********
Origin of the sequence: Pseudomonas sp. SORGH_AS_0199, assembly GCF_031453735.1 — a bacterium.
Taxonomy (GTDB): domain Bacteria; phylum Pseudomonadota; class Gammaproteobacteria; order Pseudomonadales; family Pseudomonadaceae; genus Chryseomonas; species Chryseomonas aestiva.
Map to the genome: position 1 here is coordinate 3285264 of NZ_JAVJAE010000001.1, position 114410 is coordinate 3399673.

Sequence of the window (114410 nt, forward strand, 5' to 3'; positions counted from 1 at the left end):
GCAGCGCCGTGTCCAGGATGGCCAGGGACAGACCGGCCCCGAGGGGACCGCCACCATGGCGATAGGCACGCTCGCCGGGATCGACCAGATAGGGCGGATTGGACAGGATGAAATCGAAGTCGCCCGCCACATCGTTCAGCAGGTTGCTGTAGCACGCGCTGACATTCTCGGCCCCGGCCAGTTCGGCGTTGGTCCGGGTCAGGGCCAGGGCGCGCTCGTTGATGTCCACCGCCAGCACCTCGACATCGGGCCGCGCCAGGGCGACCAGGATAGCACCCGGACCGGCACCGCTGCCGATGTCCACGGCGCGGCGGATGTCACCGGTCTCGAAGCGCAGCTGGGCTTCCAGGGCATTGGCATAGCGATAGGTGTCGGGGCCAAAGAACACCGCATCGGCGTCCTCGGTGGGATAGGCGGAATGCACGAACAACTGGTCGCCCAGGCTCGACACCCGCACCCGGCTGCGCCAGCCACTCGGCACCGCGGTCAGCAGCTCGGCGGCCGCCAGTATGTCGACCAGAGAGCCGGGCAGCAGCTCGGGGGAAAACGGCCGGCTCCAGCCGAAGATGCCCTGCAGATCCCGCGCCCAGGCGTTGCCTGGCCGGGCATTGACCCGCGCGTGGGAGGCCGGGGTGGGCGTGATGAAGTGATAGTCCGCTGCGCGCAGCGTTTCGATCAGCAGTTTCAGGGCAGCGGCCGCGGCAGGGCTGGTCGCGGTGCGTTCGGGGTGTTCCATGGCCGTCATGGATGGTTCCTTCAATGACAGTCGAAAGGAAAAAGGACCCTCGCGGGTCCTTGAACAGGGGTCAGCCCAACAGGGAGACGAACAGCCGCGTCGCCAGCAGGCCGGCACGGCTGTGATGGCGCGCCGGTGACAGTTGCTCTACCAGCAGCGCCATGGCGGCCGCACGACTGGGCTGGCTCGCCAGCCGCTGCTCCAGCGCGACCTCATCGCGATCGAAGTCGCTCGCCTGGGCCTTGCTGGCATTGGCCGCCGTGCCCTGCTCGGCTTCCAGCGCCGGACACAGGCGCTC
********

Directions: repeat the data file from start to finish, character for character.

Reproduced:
Origin of the sequence: Pseudomonas sp. SORGH_AS_0199, assembly GCF_031453735.1 — a bacterium.
Taxonomy (GTDB): domain Bacteria; phylum Pseudomonadota; class Gammaproteobacteria; order Pseudomonadales; family Pseudomonadaceae; genus Chryseomonas; species Chryseomonas aestiva.
Map to the genome: position 1 here is coordinate 3285264 of NZ_JAVJAE010000001.1, position 114410 is coordinate 3399673.

Sequence of the window (114410 nt, forward strand, 5' to 3'; positions counted from 1 at the left end):
GCAGCGCCGTGTCCAGGATGGCCAGGGACAGACCGGCCCCGAGGGGACCGCCACCATGGCGATAGGCACGCTCGCCGGGATCGACCAGATAGGGCGGATTGGACAGGATGAAATCGAAGTCGCCCGCCACATCGTTCAGCAGGTTGCTGTAGCACGCGCTGACATTCTCGGCCCCGGCCAGTTCGGCGTTGGTCCGGGTCAGGGCCAGGGCGCGCTCGTTGATGTCCACCGCCAGCACCTCGACATCGGGCCGCGCCAGGGCGACCAGGATAGCACCCGGACCGGCACCGCTGCCGATGTCCACGGCGCGGCGGATGTCACCGGTCTCGAAGCGCAGCTGGGCTTCCAGGGCATTGGCATAGCGATAGGTGTCGGGGCCAAAGAACACCGCATCGGCGTCCTCGGTGGGATAGGCGGAATGCACGAACAACTGGTCGCCCAGGCTCGACACCCGCACCCGGCTGCGCCAGCCACTCGGCACCGCGGTCAGCAGCTCGGCGGCCGCCAGTATGTCGACCAGAGAGCCGGGCAGCAGCTCGGGGGAAAACGGCCGGCTCCAGCCGAAGATGCCCTGCAGATCCCGCGCCCAGGCGTTGCCTGGCCGGGCATTGACCCGCGCGTGGGAGGCCGGGGTGGGCGTGATGAAGTGATAGTCCGCTGCGCGCAGCGTTTCGATCAGCAGTTTCAGGGCAGCGGCCGCGGCAGGGCTGGTCGCGGTGCGTTCGGGGTGTTCCATGGCCGTCATGGATGGTTCCTTCAATGACAGTCGAAAGGAAAAAGGACCCTCGCGGGTCCTTGAACAGGGGTCAGCCCAACAGGGAGACGAACAGCCGCGTCGCCAGCAGGCCGGCACGGCTGTGATGGCGCGCCGGTGACAGTTGCTCTACCAGCAGCGCCATGGCGGCCGCACGACTGGGCTGGCTCGCCAGCCGCTGCTCCAGCGCGACCTCATCGCGATCGAAGTCGCTCGCCTGGGCCTTGCTGGCATTGGCCGCCGTGCCCTGCTCGGCTTCCAGCGCCGGACACAGGCGCTC